The purpose of this guide is to collect information on the novel coronavirus and COVID-19 that is:
so that people in our communities (Santa Clara County, California) and throughout the U.S. can make their best choices for their own health and the health of their families and neighbors during this crisis.
Our medical librarian staff sort through the news sources, social media, hearsay, and hype so you don't have to. The links included here are factual to the best of our knowledge, and updated frequently (sometimes daily!). Look for the New! icon to locate recent updates.
While the U.S. federal public health emergency expired on May 11, 2023. Unfortunately, that does NOT mean that we don't have to be concerned about COVID anymore. Nor does it mean that this disease is no longer as dangerous as it was before.
What it does mean is changes in the availability and cost for assistance programs that deal with this disease.
The federal public health emergency expired when federal funding that paid for free testing, free pop-up clinics, free vaccinations (and vaccination research) ran out on May 11, and Congress did not vote to extend financial support for those efforts. In CA (like many states), funding from the state government expired earlier. So once supplies of free at-home antigen test kits are gone, we will need to purchase them; likewise, when free supplies of paxlovid to treat COVID are exhausted, it becomes just another prescription cost.
Additional relief funds (extended unemployment benefits, aid to families) have expired. Special workplace policies like the supplemental paid sick leave and waivers are no longer available, too.
A few programs that were funded in under the emergency, like Medicare paying for telehealth appointments, have been extended but for the most part people will need to rely on their health insurance to cover COVID-related health services, going forwards.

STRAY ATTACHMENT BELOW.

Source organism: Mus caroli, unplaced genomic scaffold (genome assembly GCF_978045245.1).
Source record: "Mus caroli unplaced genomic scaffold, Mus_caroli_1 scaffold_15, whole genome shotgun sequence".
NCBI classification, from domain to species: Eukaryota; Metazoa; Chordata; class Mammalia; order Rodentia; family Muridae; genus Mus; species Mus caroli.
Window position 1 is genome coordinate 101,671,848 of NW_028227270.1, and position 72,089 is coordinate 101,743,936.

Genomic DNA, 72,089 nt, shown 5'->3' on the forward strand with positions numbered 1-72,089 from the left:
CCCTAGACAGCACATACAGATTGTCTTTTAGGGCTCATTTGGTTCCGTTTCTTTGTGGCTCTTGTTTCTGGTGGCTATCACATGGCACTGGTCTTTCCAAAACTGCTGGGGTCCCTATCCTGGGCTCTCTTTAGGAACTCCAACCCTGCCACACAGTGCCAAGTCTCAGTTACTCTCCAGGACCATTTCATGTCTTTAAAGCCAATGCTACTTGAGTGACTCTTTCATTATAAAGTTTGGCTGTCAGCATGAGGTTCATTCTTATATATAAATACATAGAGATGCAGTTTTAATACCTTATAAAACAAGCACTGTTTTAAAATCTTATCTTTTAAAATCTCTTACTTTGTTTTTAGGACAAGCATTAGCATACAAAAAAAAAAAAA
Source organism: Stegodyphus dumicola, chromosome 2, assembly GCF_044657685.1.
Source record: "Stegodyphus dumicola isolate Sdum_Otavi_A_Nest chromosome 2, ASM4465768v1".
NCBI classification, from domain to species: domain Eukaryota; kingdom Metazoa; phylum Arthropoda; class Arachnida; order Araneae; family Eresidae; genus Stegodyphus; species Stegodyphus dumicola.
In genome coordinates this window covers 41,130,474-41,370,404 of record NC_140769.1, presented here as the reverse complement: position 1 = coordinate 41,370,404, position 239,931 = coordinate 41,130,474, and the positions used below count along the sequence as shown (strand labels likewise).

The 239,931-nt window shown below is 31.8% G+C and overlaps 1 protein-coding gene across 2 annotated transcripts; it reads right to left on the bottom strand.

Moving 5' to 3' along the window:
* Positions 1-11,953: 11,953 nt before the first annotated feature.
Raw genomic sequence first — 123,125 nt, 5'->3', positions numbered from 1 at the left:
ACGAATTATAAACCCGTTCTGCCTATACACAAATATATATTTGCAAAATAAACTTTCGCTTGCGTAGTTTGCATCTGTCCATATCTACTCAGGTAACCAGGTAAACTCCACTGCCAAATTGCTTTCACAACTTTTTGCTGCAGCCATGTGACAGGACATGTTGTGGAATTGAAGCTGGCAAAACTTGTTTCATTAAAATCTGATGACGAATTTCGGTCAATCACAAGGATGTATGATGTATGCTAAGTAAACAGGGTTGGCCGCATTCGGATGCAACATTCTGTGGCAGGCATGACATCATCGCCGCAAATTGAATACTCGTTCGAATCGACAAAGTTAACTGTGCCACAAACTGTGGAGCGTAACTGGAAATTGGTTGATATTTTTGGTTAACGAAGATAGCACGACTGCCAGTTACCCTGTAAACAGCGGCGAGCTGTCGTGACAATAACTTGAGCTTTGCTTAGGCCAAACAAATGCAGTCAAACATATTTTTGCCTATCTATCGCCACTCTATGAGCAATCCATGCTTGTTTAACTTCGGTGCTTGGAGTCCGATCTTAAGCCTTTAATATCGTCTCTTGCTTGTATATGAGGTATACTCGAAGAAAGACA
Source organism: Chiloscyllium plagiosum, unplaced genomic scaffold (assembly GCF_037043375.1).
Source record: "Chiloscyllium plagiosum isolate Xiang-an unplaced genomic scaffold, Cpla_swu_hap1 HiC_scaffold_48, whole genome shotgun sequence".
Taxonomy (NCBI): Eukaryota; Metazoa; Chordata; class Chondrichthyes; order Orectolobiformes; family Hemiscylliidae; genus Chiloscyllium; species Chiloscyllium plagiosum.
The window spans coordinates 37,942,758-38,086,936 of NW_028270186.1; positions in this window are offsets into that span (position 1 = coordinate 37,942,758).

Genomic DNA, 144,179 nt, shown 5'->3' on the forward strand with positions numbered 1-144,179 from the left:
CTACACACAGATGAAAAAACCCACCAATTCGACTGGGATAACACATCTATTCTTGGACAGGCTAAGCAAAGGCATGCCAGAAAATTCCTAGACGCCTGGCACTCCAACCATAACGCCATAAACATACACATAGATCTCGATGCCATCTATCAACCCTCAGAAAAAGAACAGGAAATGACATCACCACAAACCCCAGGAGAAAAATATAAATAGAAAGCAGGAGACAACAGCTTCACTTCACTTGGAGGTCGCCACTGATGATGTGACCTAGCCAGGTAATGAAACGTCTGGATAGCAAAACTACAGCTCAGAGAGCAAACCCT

These webpages list changes in services, coverage, and availability in more detail:
County, state, and federal health authorities track many different data points - SARS-CoV-2 found in wastewater samples, number of hospitalizations and of deaths, plus vaccination rates - to figure out how COVID-19 is trending through our communities. However, now that funding for many data collection efforts has expired, more direct measurements on infection have stopped. CA has paused collection on hospitalizations and is no longer sending exposure notifications; case numbers are only an estimate since so many cases are no longer reported.
Latest news bulletins, guidance, and information for the state of California.
These webpages will have links to the most current bulletins for Bay Area Counties.
The text on this page is copyright PlaneTree Health Library, licensed under Creative Commons CC BY-NC-SA 4.0. Linked contents are the responsibility of their creators or copyright holders.